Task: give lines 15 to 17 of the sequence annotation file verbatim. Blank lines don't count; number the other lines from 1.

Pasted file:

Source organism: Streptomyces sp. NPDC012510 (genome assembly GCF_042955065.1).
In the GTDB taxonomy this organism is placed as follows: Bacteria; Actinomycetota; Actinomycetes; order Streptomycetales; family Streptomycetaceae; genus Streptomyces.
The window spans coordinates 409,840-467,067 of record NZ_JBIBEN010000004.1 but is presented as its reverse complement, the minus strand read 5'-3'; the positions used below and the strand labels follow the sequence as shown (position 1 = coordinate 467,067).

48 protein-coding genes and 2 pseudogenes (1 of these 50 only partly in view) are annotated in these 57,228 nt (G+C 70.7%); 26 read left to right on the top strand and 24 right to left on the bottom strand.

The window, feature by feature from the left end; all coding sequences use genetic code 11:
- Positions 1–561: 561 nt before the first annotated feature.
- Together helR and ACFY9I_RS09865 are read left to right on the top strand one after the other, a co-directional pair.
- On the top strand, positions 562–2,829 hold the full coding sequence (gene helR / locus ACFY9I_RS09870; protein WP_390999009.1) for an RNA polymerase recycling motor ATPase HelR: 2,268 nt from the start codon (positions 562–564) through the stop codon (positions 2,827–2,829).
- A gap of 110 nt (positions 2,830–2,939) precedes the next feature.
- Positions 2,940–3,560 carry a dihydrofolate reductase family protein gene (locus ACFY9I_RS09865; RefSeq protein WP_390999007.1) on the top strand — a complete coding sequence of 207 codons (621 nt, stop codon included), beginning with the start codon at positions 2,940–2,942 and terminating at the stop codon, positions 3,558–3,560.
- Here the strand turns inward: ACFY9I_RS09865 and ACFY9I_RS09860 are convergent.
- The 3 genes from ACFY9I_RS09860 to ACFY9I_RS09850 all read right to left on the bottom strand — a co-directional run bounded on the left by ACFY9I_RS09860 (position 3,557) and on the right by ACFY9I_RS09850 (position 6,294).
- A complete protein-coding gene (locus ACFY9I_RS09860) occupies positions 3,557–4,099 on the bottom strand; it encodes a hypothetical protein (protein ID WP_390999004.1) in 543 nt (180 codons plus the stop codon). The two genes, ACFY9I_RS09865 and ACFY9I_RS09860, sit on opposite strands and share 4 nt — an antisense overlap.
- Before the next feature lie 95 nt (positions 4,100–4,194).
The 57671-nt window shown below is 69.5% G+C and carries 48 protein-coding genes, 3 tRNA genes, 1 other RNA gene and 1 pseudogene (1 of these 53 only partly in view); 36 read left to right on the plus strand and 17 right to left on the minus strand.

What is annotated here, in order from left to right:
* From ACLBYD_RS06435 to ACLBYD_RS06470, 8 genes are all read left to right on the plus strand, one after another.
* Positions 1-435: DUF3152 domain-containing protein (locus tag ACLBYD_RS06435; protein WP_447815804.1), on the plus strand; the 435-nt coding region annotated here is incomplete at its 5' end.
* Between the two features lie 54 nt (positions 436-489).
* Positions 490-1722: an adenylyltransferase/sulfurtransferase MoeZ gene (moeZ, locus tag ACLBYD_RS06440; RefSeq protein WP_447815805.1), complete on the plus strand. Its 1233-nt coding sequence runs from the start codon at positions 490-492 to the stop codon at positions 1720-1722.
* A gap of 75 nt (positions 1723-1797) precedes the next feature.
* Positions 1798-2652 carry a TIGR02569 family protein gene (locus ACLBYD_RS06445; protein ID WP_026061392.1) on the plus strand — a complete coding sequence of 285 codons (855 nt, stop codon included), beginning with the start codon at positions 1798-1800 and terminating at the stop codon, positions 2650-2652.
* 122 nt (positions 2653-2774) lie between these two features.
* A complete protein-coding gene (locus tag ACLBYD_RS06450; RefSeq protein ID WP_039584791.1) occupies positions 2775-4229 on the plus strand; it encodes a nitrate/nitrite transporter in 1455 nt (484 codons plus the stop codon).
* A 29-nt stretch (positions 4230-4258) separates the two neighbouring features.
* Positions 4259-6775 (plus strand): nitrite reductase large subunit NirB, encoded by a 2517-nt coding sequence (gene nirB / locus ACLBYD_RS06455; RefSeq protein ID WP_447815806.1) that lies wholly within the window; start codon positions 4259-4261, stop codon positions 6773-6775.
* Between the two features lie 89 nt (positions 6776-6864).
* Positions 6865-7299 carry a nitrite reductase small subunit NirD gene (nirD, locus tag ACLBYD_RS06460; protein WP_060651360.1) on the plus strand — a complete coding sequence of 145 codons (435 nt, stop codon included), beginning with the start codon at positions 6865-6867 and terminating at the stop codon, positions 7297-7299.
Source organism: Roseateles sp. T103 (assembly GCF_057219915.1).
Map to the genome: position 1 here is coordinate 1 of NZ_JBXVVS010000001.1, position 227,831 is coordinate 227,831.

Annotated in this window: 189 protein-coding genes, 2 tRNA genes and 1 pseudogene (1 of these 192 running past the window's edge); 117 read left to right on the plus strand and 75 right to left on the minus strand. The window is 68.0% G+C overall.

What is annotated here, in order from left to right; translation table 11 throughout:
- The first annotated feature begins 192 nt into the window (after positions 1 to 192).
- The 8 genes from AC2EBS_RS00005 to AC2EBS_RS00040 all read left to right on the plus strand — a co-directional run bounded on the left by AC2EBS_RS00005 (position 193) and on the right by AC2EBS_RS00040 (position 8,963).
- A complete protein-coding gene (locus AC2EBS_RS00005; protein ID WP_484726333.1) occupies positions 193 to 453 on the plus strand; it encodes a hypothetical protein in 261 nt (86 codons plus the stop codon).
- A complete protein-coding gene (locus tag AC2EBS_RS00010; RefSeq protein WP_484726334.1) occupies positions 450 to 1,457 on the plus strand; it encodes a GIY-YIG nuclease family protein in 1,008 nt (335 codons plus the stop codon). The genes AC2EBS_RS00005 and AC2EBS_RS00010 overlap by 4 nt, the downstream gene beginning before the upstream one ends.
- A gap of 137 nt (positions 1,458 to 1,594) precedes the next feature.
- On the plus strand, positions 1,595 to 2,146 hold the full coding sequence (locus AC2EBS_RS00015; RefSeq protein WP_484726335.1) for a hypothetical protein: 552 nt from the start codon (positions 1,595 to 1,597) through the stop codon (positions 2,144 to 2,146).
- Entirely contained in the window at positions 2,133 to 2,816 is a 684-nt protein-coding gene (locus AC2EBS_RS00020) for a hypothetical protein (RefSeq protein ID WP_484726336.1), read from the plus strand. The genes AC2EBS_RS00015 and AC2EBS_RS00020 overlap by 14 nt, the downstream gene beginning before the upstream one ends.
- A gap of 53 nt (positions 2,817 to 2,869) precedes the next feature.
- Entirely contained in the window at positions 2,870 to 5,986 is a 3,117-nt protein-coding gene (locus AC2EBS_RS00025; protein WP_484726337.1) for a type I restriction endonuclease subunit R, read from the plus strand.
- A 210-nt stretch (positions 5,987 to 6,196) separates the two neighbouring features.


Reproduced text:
The 57671-nt window shown below is 69.5% G+C and carries 48 protein-coding genes, 3 tRNA genes, 1 other RNA gene and 1 pseudogene (1 of these 53 only partly in view); 36 read left to right on the plus strand and 17 right to left on the minus strand.

What is annotated here, in order from left to right:
* From ACLBYD_RS06435 to ACLBYD_RS06470, 8 genes are all read left to right on the plus strand, one after another.